The Warsaw Pact invasion of Czechoslovakia was a joint invasion of Czechoslovakia by four Warsaw Pact nations – the Soviet Union, Bulgaria, Hungary and Poland – on the night of 20–21 August 1968 approximately 250 000 troops crossed Czechoslovak borders.
My first recollection of Prague Spring started in late fall of 1967. I was 13 years old. On November 2. 1967, a brief news report appeared in the Czechoslovakian government controlled newspaper about the demonstration on October 31st by residents of the Czechoslovak Technical College. The demonstration began spontaneously with nonpolitical motivation. There had been no electrical power to the student dorms for four days and counting which made it almost impossible to study. About 1,500 students went to Prague Castle where the Czechoslovakian president resided. The students shouted, “We want light.” Unfortunately, no one informed the government of this problem with electrical power. They thought the students were using an analogy that they wanted to overturn the government. The police called for reinforcements and arrested some of the demonstrating students. Then the police followed the students back to their to their dorms and beat them up. However, the police were not supposed to enter the college grounds.
This was the first time real news like this was covered by the newspaper and news programs without censorship. It was also covered in news reels shown before movies in theaters. It was so unheard of to see anything like this without censorship for 20 years. I remember my parents taking my brother and me to the movies around the beginning of December just to watch this story in the news reels and leave as the featured film started. Most of the people in Czechoslovakia were doing the same thing.
After the New Year, Prague Spring started with big hopes and open borders for the people in Czechoslovakia to travel freely to the west. A faction of the Communist party started a movement called, “Socialism with a human face.” They loosened restrictions on media and travel started in the Stalin era and tried to create a more humane government. They also decentralized administrative authority.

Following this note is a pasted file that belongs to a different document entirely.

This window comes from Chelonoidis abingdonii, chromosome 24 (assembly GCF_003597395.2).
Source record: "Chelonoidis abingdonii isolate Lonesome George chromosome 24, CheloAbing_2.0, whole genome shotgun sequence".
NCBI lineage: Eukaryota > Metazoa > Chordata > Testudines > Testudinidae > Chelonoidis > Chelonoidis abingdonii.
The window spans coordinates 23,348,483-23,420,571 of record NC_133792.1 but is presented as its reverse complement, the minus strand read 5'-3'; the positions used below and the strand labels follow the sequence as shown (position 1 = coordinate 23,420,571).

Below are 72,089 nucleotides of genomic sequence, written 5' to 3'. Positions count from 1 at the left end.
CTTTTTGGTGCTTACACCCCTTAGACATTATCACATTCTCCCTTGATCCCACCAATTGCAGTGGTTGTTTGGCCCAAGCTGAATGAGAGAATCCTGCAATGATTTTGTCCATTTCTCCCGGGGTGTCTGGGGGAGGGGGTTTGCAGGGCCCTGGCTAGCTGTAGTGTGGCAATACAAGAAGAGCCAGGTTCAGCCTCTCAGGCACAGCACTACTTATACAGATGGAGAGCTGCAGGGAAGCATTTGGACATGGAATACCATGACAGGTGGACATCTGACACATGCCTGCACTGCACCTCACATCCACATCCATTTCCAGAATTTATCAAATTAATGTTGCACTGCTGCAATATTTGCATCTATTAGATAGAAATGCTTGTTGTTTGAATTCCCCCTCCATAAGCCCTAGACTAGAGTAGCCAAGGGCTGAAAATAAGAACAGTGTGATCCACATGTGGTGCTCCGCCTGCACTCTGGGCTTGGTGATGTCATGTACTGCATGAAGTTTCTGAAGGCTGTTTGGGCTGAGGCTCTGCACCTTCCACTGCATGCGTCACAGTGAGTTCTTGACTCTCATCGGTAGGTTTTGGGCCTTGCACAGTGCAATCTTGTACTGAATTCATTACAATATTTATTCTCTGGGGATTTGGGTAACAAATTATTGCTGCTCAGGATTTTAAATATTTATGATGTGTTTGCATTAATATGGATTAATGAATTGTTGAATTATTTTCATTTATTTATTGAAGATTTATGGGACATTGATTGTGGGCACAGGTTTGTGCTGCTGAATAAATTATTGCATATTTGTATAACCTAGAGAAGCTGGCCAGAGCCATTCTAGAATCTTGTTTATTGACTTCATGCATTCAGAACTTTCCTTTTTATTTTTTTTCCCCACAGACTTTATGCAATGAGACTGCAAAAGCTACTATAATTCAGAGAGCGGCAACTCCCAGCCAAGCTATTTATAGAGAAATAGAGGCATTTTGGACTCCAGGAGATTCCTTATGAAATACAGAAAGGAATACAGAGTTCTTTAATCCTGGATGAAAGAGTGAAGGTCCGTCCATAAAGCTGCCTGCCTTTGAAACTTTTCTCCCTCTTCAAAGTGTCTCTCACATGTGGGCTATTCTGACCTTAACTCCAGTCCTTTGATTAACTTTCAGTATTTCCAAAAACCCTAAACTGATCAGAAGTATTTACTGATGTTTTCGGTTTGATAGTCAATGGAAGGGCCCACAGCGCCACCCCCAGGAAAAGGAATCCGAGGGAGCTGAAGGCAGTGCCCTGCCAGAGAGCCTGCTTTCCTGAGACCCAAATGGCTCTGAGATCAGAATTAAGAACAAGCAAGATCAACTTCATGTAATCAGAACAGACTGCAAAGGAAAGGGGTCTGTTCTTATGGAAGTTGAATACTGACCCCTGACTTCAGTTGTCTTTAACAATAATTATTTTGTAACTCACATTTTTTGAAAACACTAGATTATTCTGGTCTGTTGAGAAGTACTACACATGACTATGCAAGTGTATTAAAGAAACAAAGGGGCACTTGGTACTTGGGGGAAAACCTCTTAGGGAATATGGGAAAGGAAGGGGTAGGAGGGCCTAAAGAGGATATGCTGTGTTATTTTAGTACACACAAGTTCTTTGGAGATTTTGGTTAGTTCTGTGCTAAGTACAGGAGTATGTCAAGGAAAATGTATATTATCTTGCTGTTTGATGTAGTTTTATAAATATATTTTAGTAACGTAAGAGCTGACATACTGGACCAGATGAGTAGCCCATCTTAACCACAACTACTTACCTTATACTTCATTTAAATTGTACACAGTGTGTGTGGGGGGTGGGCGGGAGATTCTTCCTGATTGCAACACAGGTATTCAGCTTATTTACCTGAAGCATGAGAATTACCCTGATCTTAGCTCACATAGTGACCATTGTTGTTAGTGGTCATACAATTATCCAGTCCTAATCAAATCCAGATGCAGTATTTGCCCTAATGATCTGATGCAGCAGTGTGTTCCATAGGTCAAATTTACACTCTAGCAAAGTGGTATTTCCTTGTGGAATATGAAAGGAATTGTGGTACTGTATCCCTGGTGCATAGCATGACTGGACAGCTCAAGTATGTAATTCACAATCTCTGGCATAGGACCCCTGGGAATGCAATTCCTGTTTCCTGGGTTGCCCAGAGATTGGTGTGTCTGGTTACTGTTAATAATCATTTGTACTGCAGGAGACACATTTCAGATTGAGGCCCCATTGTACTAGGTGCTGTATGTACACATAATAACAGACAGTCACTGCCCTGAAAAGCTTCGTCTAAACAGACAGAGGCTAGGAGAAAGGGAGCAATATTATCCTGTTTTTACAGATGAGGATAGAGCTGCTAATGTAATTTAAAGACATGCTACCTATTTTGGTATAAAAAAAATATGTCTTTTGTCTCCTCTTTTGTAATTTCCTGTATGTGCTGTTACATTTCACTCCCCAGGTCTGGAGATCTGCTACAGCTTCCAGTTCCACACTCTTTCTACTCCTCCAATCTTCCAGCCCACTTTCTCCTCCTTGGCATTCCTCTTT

Soviet Russian leaders did not like these changes. The new Czechoslovakian government refused the Soviet leaders’ demand to secretly put nuclear missiles in Czechoslovakia on the West German borders. After failed negotiations regarding the Prague Spring changes, the Soviet Union invaded Czechoslovakia on August 21st with tanks and put a stop to the Communism with a human face movement.
A little over a year after the invasion, the Czechoslovakian borders were closed, and life went back to old routines and worse with the restrictions of normalization.
On August 21, 1968, I was with my parents and brother at our summer house about 25 miles east of Prague. That morning my brother’s friend woke us up at 5am to tell us that Russians had come to occupy Czechoslovakia. We thought he had to much to drink last night and was making this up - we couldn’t believe him. Our parents lived through the German occupation in 1939 and also the Communist uprising in 1948. They worried about my brother and me and did not want us to go out. We sneaked out anyway. My best friend and I painted messages on the asphalt roads like, “Russians go home.” My friend did the painting, and I directed traffic around our signs. The whole country was so united by current events that the drivers followed the directions two 14 year old boys and drove around their new art. At the end of the summer my family went back to Prague, and we saw the devastation caused by Soviet tanks in our neighborhood. We lived only one block from Radio Praha where the biggest fight took place.
The invasion of Czechoslovakia (1968), also known as “Operation Danube” or the Invasion of Czechoslovakia — the invasion of the Warsaw Pact (except Romania) in Czechoslovakia, which began on 21 August 1968, which ended the reforms of the Prague spring.
Some time before the August invasion in 1968 composer Jiří Brabec wrote music for one part of the series A Song for Rudolf III
“Goverment of your affairs will come back to you, people.” This quote (originally from J. A. Komenský) was immediately understood as a protest against the occupation of Czechoslovakia. Marta Kubišová still managed to record this song (watch her 1968 version here) but two years later she was prohibited from public appearances. Next time Marta Kubišová sang this song in public on November 1989 on Wenceslas Square, 21 years after its premiere. Modlitba then became the soundtrack of the Velvet Revolution.